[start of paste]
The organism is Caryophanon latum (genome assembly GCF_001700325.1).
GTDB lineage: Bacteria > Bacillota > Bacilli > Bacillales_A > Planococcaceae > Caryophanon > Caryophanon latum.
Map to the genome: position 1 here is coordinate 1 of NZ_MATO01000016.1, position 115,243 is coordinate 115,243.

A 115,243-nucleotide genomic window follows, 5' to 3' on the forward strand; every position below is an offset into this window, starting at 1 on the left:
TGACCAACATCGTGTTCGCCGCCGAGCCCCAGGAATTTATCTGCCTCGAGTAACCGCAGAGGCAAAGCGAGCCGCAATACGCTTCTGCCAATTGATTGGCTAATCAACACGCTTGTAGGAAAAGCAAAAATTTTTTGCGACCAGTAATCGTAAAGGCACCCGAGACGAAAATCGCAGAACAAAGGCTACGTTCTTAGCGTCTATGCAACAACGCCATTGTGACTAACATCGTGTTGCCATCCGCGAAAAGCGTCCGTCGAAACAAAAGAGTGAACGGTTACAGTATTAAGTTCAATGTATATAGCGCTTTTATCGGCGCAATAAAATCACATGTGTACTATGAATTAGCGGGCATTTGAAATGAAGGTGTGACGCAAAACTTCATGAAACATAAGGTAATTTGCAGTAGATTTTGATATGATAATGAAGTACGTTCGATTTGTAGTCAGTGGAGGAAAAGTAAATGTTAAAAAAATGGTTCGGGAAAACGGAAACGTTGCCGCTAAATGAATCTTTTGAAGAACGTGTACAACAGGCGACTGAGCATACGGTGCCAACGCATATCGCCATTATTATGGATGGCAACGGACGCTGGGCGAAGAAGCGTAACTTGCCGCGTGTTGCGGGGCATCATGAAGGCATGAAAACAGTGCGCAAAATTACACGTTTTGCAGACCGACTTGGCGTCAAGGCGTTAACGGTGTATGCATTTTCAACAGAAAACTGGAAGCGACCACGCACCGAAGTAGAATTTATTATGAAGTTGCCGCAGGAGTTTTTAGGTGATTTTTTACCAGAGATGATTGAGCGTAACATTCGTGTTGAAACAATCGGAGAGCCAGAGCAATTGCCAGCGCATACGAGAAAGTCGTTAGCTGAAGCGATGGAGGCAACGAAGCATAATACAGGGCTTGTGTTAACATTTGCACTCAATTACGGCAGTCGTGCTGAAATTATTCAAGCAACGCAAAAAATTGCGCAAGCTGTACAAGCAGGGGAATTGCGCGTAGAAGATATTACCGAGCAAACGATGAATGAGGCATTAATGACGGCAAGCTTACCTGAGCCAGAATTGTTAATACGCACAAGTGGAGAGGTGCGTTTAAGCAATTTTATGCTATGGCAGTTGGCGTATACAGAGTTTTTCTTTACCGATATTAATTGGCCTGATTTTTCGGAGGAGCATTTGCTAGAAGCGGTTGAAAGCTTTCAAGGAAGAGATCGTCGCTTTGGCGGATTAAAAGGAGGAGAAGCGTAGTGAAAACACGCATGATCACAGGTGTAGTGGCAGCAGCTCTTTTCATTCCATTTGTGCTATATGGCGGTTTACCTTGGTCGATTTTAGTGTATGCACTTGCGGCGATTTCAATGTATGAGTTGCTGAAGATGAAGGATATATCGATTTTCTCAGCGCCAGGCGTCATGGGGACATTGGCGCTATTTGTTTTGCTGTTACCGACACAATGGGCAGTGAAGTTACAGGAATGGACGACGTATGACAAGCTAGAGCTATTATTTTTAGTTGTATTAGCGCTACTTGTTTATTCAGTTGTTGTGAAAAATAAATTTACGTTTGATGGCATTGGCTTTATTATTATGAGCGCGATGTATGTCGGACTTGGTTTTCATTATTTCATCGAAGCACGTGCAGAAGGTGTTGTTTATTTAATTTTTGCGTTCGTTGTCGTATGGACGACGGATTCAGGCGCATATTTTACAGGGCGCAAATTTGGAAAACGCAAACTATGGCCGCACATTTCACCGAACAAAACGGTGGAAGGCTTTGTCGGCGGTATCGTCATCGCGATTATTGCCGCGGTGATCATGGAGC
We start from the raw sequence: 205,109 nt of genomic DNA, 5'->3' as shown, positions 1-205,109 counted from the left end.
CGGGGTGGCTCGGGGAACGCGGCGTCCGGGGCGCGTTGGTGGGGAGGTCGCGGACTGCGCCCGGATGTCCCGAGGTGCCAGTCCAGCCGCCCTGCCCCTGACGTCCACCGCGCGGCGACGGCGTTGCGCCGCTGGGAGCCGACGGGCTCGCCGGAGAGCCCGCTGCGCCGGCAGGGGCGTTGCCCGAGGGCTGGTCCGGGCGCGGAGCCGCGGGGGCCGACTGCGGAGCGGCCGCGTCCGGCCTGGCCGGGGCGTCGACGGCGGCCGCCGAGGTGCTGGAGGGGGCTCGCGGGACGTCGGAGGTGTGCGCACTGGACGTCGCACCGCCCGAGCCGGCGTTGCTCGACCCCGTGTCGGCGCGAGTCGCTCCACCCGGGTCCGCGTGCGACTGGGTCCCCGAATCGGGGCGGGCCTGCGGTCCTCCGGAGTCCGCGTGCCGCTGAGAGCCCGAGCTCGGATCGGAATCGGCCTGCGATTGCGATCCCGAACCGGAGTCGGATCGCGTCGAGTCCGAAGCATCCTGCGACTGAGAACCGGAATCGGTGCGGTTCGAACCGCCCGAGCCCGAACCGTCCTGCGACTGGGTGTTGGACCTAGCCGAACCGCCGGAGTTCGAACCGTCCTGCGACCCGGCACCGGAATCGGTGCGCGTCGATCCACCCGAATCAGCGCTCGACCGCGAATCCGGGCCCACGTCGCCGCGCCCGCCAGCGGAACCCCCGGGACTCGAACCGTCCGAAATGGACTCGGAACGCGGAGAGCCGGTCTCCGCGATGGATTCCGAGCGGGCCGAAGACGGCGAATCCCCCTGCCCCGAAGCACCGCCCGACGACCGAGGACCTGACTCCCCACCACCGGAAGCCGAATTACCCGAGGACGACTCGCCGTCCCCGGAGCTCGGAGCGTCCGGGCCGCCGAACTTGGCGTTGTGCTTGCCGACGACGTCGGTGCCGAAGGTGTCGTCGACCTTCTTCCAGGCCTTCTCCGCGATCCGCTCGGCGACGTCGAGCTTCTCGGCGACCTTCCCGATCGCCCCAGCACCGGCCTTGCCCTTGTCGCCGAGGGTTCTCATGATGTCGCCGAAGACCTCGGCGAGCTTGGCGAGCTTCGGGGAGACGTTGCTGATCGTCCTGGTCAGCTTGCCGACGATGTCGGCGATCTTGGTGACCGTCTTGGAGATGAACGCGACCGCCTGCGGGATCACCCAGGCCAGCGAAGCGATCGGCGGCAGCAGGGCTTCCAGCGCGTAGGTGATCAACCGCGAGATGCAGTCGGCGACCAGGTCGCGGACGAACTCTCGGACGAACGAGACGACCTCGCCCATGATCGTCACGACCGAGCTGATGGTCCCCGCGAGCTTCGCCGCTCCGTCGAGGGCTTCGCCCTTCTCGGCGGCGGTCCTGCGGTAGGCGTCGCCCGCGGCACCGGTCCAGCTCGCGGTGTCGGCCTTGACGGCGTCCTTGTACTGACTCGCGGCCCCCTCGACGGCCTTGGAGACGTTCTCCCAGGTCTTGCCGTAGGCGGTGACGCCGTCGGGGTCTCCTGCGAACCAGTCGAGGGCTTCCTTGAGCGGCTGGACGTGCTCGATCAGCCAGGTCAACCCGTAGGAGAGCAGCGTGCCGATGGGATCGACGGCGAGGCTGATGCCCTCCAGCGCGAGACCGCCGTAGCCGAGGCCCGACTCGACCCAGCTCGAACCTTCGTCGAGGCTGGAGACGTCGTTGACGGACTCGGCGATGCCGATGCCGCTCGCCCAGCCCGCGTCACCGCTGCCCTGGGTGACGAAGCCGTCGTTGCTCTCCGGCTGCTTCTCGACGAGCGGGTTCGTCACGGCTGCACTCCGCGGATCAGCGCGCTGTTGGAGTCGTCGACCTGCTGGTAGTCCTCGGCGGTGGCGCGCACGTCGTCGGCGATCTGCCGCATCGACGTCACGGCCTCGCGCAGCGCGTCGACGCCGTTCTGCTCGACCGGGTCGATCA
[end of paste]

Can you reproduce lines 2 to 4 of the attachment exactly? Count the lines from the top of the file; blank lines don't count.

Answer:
GTDB lineage: Bacteria > Bacillota > Bacilli > Bacillales_A > Planococcaceae > Caryophanon > Caryophanon latum.
Map to the genome: position 1 here is coordinate 1 of NZ_MATO01000016.1, position 115,243 is coordinate 115,243.

A 115,243-nucleotide genomic window follows, 5' to 3' on the forward strand; every position below is an offset into this window, starting at 1 on the left: